[Maxima] Google Summer of Code
fateman at cs.berkeley.edu
Mon Mar 9 19:54:30 CDT 2009
I think this design depends on whjch program is deemed to be in charge.
For example, for me, Lisp would be in charge. For you, python. Each has
If I want to connect lisp to a program in python, java, visual basic, C,
Fortran etc, then
I can use the foreign function interface and call it. (Sometimes a thin
interface is necessary
to convert data to some kind of normal form.) This includes, as specific
examples, GMP and MPFR and NTL, MINPACK as well as web interfaces, and most
recently for me, speech interfaces using OLE, COM, or C# on windows.
I have run Lisp as a multi-processing supervisor which can manage
Other people have translated FORTRAN (e.g. LINPACK) into Lisp, or PROLOG
into Lisp, or Java or python or .....
but it often makes sense to use their native compilers... e.g. I'd
rather call FORTRAN to take advantage of good FORTRAN compilers.
Not all versions of Lisp on which Maxima runs may do this, but some do
foreign function calls.
I assume it is possible to set up a way of calling Sage from Lisp
a Lisp that has Maxima loaded). But that would be the exact opposite of
what you would
Mike Hansen wrote:
> On Mon, Mar 9, 2009 at 6:23 AM, R Fateman <fateman at cs.berkeley.edu> wrote:
>> Perhaps a project would be a proper python to maxima linkage, not
>> "pexpect" which William Stein of Sage claims is too slow, and therefore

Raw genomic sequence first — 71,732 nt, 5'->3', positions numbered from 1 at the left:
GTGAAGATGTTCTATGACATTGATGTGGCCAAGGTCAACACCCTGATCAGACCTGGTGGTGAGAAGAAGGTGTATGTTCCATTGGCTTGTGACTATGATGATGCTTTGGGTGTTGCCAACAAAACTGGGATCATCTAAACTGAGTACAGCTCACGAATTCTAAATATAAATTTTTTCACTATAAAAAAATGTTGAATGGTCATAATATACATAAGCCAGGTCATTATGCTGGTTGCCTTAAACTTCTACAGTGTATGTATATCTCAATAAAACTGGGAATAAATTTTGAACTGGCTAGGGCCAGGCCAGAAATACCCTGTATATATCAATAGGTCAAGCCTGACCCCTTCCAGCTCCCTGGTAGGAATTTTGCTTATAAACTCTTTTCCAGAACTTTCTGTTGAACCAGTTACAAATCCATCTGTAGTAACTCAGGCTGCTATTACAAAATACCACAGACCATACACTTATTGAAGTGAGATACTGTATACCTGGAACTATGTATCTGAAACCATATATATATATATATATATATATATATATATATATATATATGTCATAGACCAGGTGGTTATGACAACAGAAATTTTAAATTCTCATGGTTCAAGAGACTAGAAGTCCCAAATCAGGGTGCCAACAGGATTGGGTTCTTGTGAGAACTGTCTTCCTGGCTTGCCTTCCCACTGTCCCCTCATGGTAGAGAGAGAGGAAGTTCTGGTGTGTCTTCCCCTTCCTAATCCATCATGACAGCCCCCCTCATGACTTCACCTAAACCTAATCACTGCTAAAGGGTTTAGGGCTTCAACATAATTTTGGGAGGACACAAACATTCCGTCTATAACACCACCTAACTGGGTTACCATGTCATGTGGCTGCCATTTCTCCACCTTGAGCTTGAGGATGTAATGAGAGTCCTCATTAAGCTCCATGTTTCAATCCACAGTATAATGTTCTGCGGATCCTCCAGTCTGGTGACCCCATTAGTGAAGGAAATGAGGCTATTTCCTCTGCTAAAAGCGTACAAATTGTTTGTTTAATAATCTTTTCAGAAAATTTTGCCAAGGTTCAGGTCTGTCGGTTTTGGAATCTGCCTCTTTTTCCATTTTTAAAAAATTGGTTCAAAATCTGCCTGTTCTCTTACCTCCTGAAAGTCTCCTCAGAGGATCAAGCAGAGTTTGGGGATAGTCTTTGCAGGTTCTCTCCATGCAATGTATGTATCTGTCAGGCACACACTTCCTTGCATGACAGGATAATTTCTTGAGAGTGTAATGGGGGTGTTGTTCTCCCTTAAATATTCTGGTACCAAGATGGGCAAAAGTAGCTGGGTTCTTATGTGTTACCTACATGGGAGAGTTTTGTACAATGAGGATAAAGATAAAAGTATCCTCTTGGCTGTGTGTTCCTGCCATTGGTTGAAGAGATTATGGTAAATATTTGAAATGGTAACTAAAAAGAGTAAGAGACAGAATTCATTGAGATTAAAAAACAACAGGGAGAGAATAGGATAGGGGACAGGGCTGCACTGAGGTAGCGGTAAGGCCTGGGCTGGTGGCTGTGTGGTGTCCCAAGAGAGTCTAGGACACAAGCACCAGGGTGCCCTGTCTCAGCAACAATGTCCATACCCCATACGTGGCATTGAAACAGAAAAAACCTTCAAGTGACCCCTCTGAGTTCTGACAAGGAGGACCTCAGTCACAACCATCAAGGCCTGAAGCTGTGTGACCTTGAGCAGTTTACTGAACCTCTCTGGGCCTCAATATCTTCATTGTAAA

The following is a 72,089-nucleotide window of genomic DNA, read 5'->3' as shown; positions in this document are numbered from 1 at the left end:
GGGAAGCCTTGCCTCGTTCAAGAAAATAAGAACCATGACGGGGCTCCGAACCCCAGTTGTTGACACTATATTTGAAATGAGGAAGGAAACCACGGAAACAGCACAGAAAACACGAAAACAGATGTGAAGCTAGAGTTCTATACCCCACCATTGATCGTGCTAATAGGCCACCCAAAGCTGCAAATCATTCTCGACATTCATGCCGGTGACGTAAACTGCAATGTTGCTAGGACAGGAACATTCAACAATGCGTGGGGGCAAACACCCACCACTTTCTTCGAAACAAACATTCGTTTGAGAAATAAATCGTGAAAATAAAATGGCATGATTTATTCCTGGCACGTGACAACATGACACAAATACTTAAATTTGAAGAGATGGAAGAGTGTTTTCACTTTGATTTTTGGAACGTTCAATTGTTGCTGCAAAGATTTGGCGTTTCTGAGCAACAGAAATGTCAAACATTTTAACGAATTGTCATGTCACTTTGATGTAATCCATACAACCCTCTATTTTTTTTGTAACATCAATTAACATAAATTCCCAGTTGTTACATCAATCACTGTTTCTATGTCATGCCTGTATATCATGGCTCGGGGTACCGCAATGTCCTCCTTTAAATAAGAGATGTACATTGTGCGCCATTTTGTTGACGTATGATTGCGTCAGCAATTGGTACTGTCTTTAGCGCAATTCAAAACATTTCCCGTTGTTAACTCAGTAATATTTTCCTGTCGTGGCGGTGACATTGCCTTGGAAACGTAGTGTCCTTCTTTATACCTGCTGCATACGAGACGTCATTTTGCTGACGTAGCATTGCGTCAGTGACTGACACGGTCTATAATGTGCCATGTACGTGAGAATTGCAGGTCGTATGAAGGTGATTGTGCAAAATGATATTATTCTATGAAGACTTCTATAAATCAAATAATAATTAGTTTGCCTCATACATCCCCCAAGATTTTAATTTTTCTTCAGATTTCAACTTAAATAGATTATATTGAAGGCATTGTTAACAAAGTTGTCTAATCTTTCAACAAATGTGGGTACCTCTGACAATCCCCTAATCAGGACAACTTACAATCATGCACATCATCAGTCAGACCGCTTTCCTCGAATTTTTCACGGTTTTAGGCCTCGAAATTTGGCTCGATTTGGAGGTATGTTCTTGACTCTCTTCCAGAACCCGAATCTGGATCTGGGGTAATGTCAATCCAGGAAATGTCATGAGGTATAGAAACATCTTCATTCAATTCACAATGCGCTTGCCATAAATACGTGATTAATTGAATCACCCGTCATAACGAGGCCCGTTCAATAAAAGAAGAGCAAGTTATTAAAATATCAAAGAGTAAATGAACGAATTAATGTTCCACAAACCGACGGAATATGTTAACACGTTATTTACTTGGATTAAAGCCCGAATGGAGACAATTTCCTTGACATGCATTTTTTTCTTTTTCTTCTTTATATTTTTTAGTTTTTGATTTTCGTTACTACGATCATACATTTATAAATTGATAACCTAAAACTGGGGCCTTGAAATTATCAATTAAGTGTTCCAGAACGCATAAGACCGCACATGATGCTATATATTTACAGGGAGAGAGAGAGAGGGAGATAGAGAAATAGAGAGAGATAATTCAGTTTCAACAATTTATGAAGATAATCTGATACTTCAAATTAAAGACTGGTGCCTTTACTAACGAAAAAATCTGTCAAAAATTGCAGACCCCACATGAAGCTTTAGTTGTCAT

>> Maxima should be rewritten, piecemeal in python.
>> I know nothing about pexpect.
> It's just a Python module which spawns an application and 'talks' to
> it over a pseudo-tty interface. It's slow in the sense that there is
> a bit of overhead to use it.
ok, like expect / but python.
>> If a proper linkage were possible, e.g. taking a lisp data structure and
>> returning it to python or vice versa, instead of whatever is done, would
>> that fix
> Here is what I think is a feasible plan.
> 1) Run Maxima on top of ECL
> 2) Embed ECL into Python via a Cython module
> 3) Duplicate the API of the Maxima pexpect interface which basically
> boils down to the following (where maxima is our object that
> implements this API):
> - Have maxima(obj) return a "pointer" to a symbol within the Maxima
> session which corresponds to obj
> - Have maxima.eval(string) evaluate string as if it were typed at
> the Maxima prompt
> - Have maxima.foo(a, b) call return a "pointer" to foo(a,b) in the
> Maxima session
> There are lots of little things like handling error, asksign, etc.
> that would have to be dealt with on the Lisp side of things. It seems
> like the Python/Cython/ECL embedding should be relatively
> straightforward, but I then again, I have not actually done it.
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